Suppose you are attempting to install solar panels on a roof with a steep slope. It may not be possible to position the panels at the appropriate tilt using conventional racking solutions. Considering that the steep angle of your roof may already exceed the optimal angle for production, the best you can do is lay your panels flat against the roof. Solar panel installation on low-slope roofs will also present challenges and may necessitate specialized racking to tilt the panels at the correct angle. Placing panels flush against these roofs will restrict electricity generation, resulting in diminished solar savings in the long run.

In the event of a flat roof, solar contractors will typically choose to build optimally tilted panel mounting systems. While this permits your panels to face the light more directly, the size of your system may be restricted. Unless your distance and stagger the rows of panels on a flat roof, tilting panels up on a flat roof will result in the panels shadowing one another. Consequently, you cannot install as many solar panels as you would be able to if they were flush on the surface.

Regardless of the slope or flatness of your roof, it is always better to have a professional solar installation mount your panels for optimal production and safety. And, if you're unsure of how solar panels would function with your home and roof, read this article to see if you're a suitable candidate for solar.

3. The season
Solar panels function well over the winter. However, you will normally observe a decline in total energy production during extremely harsh winters due to snowfall lowering the panels' power output. During the winter in the northern hemisphere, the sun is low concerning the horizon; thus, one strategy to combat winter production drops is to set your solar panels at a steeper angle than your latitude-60 degrees is ideal. By doing so, you are preparing your panels to work more efficiently in the winter since they will face the sun more directly when it is lower in the sky. In addition, putting panels at a shallower slant can backfire if snow cannot simply slide off your array. This will result in a prolonged snow cover and a decline in electricity production.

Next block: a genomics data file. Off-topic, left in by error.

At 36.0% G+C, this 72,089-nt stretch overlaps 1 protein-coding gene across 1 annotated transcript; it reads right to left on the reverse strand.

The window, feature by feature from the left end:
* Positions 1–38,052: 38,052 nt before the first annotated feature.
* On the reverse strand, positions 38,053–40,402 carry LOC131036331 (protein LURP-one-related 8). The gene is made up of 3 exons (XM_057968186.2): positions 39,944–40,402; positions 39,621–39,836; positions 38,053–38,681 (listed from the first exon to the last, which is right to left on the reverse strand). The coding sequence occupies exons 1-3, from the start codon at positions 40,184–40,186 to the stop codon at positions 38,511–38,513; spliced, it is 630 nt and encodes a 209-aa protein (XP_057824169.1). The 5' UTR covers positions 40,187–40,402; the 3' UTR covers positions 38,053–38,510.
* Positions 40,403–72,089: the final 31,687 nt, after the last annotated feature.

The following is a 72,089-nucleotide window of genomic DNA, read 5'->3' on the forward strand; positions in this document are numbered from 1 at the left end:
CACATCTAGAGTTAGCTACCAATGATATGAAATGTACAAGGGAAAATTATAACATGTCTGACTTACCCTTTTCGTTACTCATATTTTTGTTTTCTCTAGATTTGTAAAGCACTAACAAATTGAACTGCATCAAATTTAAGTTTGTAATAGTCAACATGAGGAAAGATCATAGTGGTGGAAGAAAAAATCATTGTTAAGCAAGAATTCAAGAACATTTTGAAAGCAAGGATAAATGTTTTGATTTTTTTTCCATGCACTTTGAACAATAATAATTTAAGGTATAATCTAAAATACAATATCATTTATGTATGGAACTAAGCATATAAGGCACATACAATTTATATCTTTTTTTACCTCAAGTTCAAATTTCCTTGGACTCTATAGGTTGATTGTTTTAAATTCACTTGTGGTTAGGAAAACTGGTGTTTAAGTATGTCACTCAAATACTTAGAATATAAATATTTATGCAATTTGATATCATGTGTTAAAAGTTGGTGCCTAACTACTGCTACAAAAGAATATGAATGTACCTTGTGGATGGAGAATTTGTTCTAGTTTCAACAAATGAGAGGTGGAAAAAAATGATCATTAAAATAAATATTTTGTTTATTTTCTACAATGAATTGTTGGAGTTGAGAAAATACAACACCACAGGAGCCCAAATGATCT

Adjusting the angle of your solar panels twice a year, in the spring and fall, is a second method for reducing seasonal volatility in output. A system at a latitude of 40 degrees can experience a 4 percent energy increase. If you're wondering when it's ideal for modifying your solar panels' tilt, we recommend doing it on September 15 for the winter angle and March 15 for the spring and summer angles.

Which is more important: solar panel orientation or tilt?
While the angle of your solar panels is crucial, the direction your panels face impacts your energy production. Because the sun is always in the southern half of the sky in the northern hemisphere, solar panels should be oriented towards the south for optimal performance, as previously described.

Even if the tilt is appropriate, it is not advisable to put solar panels in a substandard orientation. In Boston, for instance, a solar array inclined 30 degrees south will produce more electricity than one tilted 42 degrees north.